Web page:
Certificate in Sexual and Gender Minority Mental Health

Fairfield University offers a 9-credit certificate for mental health professionals to serve a diverse range of sexual and gender minority (SGM) youth and adults. The program is designed for the working professional or graduate student and is suited for marriage and family therapists, counselors, social workers, psychologists, nurses, and more.

Candidates complete a 9-credit planned program of study over the course of one year. 

Coursework includes an emphasis on the minority stress model to understand the impact of stigma on mental health; an analysis of SGM health disparities; barriers and pathways to accessing treatment; theoretical and evidence-based approaches to treatment; and mental health prevention and promotion. All courses will adopt an intersectional, relational, and life cycle perspective by examining how biological, social, cultural, and political contexts intersect to influence the development, coupling, and family formation processes of SGM individuals. Conversely, the curriculum will also emphasize how SGM individuals influence culture and society and develop resilience to stigma through coping and social support. The certificate culminates with a capstone project in which candidates create, implement, and evaluate a project, program, or product that impacts SGM mental health.

Learning Objectives

Learning outcomes for this program are based in professional standards for clinical treatment of SGM clients (i.e., American Counseling Association, American Psychological Association), the GSEAP Conceptual Framework, and the Jesuit mission of Fairfield University. The certification in Sexual and Gender Minority Mental Health prepares candidates who:

  1. Recognize their own biases, privileges, and worldviews as it pertains to SGMs and take responsibility for how these impact assessment and treatment.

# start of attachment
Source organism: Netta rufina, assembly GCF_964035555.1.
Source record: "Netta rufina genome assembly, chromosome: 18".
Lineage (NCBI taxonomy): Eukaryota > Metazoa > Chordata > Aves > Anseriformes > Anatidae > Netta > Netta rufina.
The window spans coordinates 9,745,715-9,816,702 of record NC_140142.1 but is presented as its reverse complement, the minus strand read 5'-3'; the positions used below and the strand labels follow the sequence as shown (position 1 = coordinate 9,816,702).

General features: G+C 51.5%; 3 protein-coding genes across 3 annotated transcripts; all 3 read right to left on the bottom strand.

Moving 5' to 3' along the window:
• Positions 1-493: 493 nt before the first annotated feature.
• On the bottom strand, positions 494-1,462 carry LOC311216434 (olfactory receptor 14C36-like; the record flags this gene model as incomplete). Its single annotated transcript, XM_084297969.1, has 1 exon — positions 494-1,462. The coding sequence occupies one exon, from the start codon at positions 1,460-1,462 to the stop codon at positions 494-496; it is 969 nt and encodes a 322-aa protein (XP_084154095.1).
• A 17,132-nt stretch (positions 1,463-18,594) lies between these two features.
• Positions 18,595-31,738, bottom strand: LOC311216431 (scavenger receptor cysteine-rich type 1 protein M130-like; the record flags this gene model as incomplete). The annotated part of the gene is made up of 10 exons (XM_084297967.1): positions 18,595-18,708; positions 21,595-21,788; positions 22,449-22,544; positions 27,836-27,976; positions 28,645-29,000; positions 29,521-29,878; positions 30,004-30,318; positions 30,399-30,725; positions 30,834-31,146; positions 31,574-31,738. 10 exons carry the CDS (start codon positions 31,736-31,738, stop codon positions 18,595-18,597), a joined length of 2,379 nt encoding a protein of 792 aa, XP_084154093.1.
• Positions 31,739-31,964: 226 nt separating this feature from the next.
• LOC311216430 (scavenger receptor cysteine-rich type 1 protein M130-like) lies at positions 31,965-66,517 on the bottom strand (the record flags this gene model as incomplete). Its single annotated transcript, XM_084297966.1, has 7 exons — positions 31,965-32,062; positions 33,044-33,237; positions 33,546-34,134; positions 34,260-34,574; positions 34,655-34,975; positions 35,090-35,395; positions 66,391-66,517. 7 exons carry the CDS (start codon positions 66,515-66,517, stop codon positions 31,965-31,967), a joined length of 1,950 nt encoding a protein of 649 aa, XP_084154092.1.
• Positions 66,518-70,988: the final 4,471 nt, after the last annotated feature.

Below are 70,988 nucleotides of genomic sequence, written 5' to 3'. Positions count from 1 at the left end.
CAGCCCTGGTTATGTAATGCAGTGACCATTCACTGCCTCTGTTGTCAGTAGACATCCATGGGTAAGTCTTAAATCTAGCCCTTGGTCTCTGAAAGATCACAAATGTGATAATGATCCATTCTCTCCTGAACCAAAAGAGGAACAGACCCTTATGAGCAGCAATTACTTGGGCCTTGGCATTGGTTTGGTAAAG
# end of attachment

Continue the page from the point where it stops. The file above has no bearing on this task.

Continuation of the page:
2. Distinguish how biological, familial, cultural, socioeconomic, and psychological factors influence the development, growth, life cycle, and relationship and family formation for SGM individuals.

  3. Recognize how sexual and gender identity intersect with other social identities (e.g., race, ethnicity, nationality, class, ability, religion/spirituality) to create diverse experiences of development, privilege, and oppression.

  4. Articulate an affirmative approach to mental health treatment that includes a strength-based, normative view of sexual and gender diversity as well as an understanding of how stigma impacts mental health and well-being.

  5. Seek and access resources for client care and continued professional development, including training, consultation, and research findings.

  6. Create solutions that directly impact service delivery, community resources, or policy initiatives that improve SGM well-being.

Admission Requirements

Applicants must hold a bachelor’s degree from a regionally accredited college or university and demonstrate a minimum cumulative GPA of 2.67 across all degrees.

The program is intended for mental health professionals or graduate students with some clinical experience. Students are expected to have, at minimum, a basic knowledge of clinical assessment, diagnosis, and treatment and possess basic clinical skills.